With our criteria shifted back to artistic accomplishment in theater, dance, comedy and opera this year, our task got infinitely tougher. Because while the number of performing venues grows at a steady rate, the increase in the number of noteworthy artists seems to grow exponentially. For everyone we name on the list below, we had to leave off five, an embarrassment of riches for Chicago. We made a conscious effort to introduce a meaningful number of new faces to the list this year; the necessary absences should not be construed as a loss of worthiness as a consequence. We often find trends when we do the research these lists require; this year we’re starting to see a more meaningful effort to redefine performance itself in the internet age, from the runaway success of StarKids, to the more calculated endeavors of Silk Road. So what defines a “player”? Consider it some complex stew of career achievement, recent “heat” and, in some cases, rising stardom.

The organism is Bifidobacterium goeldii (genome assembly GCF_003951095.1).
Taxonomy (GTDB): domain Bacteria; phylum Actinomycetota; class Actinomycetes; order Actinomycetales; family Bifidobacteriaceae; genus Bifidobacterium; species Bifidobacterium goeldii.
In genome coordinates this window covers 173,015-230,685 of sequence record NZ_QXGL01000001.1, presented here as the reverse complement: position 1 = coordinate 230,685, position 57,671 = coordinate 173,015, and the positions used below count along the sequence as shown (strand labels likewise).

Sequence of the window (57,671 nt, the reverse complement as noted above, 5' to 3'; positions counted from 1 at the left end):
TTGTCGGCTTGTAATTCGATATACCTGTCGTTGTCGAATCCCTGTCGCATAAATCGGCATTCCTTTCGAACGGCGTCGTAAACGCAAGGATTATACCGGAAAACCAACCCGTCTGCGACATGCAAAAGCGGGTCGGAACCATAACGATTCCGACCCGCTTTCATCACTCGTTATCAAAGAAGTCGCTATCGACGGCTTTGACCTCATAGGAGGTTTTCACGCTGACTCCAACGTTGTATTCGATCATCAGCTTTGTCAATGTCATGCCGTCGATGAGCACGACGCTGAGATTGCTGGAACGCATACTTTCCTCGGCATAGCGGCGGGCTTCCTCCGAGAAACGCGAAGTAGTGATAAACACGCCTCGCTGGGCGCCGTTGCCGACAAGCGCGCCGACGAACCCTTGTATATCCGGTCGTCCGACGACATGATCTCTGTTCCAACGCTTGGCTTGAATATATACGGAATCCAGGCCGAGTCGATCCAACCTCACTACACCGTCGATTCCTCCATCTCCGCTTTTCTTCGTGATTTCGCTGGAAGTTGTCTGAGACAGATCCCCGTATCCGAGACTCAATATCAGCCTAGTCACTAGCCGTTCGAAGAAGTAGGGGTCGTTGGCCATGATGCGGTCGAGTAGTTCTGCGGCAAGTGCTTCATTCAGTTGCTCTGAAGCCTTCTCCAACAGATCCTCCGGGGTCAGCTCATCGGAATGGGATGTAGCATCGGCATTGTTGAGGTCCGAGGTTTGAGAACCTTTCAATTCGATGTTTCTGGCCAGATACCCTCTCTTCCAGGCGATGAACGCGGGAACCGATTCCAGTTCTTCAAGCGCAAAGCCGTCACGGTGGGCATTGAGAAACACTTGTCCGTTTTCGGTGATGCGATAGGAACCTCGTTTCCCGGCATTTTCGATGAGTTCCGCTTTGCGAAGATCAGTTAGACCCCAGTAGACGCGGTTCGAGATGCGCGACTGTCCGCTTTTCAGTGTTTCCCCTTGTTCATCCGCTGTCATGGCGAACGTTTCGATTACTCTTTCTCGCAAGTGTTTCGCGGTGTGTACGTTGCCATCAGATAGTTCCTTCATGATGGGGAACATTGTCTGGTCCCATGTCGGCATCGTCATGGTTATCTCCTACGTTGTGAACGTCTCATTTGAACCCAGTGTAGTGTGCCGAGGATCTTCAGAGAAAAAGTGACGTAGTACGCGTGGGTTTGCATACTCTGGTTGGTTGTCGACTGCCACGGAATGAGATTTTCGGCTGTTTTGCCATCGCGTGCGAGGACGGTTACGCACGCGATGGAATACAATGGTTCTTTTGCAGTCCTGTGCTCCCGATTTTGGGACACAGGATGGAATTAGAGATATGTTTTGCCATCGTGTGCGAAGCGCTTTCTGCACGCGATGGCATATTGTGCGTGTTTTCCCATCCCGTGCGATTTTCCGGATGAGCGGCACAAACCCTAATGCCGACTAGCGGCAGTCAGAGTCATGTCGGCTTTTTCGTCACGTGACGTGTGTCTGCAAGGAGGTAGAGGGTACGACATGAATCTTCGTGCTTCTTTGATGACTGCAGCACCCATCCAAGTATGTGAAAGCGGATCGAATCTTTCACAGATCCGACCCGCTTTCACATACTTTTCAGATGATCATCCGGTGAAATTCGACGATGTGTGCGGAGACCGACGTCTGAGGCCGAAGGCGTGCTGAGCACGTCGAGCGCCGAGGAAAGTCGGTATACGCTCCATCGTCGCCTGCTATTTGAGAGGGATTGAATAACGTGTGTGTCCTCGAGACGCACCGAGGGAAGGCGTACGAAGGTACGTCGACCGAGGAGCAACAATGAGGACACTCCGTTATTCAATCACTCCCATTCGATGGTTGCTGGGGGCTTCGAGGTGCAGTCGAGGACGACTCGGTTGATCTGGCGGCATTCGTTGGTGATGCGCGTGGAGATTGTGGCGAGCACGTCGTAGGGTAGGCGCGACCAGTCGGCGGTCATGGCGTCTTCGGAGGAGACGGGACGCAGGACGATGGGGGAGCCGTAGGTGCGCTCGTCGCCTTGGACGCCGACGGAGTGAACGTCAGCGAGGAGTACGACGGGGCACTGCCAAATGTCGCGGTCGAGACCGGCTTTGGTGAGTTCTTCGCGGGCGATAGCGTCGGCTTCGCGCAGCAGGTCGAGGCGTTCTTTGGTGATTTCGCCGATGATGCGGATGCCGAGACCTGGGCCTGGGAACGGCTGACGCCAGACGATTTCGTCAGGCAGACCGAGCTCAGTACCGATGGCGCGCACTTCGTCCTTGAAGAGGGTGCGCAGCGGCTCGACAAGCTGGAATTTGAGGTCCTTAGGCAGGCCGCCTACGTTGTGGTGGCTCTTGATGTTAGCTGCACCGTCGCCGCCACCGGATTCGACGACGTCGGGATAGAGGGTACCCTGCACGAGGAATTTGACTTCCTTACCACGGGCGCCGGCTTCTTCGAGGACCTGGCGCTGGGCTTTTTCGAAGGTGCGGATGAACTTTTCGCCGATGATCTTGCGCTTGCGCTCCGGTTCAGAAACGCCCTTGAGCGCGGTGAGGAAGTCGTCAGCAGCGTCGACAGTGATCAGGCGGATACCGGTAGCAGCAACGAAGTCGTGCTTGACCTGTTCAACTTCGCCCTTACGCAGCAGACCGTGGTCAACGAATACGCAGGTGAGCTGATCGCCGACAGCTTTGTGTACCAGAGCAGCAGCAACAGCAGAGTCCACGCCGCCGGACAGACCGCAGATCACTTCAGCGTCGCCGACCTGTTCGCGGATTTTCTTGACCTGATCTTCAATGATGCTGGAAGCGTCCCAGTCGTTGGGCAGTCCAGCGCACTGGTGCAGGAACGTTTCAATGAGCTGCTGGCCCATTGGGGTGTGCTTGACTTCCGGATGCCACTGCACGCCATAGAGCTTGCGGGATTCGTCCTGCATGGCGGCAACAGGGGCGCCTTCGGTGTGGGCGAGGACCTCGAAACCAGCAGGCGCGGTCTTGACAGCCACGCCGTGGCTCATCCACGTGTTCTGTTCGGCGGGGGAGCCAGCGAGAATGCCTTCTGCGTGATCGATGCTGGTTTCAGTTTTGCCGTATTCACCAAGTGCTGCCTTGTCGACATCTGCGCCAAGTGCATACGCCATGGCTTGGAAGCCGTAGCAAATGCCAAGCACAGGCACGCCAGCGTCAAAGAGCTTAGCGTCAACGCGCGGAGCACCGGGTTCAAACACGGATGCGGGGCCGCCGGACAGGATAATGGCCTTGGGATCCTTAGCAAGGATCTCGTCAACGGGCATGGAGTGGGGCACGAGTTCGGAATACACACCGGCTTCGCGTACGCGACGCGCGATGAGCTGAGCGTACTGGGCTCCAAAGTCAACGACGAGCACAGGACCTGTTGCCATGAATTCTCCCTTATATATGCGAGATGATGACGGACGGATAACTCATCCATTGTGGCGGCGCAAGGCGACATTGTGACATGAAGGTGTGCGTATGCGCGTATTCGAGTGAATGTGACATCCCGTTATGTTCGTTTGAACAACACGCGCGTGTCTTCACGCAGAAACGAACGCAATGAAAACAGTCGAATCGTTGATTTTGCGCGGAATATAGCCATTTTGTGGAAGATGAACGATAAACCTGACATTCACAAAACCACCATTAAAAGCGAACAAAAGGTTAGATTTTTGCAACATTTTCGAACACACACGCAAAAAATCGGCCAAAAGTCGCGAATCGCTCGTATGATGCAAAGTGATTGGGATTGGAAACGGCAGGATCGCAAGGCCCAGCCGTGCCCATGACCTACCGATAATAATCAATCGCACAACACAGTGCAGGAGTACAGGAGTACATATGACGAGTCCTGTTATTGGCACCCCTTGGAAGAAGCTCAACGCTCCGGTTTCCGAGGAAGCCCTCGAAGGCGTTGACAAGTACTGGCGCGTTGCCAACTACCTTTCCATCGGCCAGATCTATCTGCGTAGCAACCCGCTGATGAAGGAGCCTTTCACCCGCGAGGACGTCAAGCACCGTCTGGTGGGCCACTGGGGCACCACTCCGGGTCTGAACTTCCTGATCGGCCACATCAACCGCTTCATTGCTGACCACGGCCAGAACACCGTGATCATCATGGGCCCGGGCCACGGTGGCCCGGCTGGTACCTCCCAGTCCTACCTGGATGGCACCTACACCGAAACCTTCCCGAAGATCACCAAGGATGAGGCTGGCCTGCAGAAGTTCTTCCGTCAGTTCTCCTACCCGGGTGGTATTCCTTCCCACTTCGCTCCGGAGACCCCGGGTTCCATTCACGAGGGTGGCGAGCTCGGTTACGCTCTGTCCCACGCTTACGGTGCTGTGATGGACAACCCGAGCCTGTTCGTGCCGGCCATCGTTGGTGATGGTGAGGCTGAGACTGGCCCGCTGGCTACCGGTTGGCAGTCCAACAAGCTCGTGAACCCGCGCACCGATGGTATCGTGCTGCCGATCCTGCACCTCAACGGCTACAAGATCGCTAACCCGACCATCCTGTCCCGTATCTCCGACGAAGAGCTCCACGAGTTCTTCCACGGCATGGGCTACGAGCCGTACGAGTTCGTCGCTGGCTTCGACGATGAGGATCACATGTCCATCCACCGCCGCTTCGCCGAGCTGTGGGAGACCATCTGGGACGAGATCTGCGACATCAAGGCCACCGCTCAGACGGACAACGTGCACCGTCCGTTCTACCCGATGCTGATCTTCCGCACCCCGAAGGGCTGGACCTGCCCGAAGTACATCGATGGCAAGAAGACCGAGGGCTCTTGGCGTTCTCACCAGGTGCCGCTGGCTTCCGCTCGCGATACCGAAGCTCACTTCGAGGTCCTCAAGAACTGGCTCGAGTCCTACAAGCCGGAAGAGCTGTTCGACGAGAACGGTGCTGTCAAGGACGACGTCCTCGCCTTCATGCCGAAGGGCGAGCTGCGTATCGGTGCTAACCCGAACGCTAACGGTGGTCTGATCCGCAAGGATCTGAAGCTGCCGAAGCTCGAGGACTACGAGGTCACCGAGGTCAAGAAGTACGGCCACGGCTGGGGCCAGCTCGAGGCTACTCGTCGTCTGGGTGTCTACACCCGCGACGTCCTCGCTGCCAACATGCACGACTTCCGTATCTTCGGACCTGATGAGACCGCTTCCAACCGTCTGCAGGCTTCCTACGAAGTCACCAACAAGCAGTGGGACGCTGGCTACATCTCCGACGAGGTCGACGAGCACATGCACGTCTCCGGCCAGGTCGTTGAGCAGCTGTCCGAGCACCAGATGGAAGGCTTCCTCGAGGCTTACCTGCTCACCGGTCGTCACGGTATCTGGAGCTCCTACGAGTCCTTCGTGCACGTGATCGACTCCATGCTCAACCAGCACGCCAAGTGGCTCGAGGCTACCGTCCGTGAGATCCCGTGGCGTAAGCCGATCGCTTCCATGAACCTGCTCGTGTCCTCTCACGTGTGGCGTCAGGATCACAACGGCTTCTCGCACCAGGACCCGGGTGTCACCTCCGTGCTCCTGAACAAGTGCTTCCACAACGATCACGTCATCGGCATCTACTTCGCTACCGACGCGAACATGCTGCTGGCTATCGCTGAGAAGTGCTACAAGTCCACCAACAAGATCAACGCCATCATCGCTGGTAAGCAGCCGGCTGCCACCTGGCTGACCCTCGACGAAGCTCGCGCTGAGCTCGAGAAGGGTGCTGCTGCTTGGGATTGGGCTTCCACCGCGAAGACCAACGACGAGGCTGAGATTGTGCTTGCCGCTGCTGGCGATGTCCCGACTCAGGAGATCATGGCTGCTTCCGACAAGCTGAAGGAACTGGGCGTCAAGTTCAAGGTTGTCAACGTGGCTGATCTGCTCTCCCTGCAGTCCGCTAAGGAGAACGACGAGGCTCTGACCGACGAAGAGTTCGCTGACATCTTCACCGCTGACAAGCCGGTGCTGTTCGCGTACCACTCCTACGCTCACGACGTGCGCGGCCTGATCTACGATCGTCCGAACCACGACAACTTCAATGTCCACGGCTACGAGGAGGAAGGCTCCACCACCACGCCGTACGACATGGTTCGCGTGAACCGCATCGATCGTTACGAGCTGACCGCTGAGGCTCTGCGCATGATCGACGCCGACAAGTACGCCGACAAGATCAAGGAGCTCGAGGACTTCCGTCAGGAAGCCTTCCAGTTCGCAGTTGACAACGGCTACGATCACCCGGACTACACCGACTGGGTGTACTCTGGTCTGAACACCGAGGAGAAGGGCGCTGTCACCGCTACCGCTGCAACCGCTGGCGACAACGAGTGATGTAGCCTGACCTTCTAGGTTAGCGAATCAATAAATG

Written by Zach Freeman, Brian Hieggelke, Sharon Hoyer and Dennis Polkow

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Review: Penelope/Steppenwolf Theatre

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Logan Vaughn, Yasen Peyankov, Scott Jaeck and Tracy Letts/Photo: Michael Brosilow

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In Steppenwolf’s latest, playwright Enda Walsh paints a bleak picture of masculinity and what men must endure in today’s world: the cruelty of time, the savagery of economic survival, the political maneuverings of love.

Fitz (Tracy Letts), Quinn (Yasen Peyankov), Dunne (Scott Jaeck) and Burns (Ian Barford) are the remaining suitors vying for Penelope’s hand. They are running out of time; they’ve all dreamt of Odysseus’ return and their subsequent murders. The suitors work together to woo the queen. Read the rest of this entry »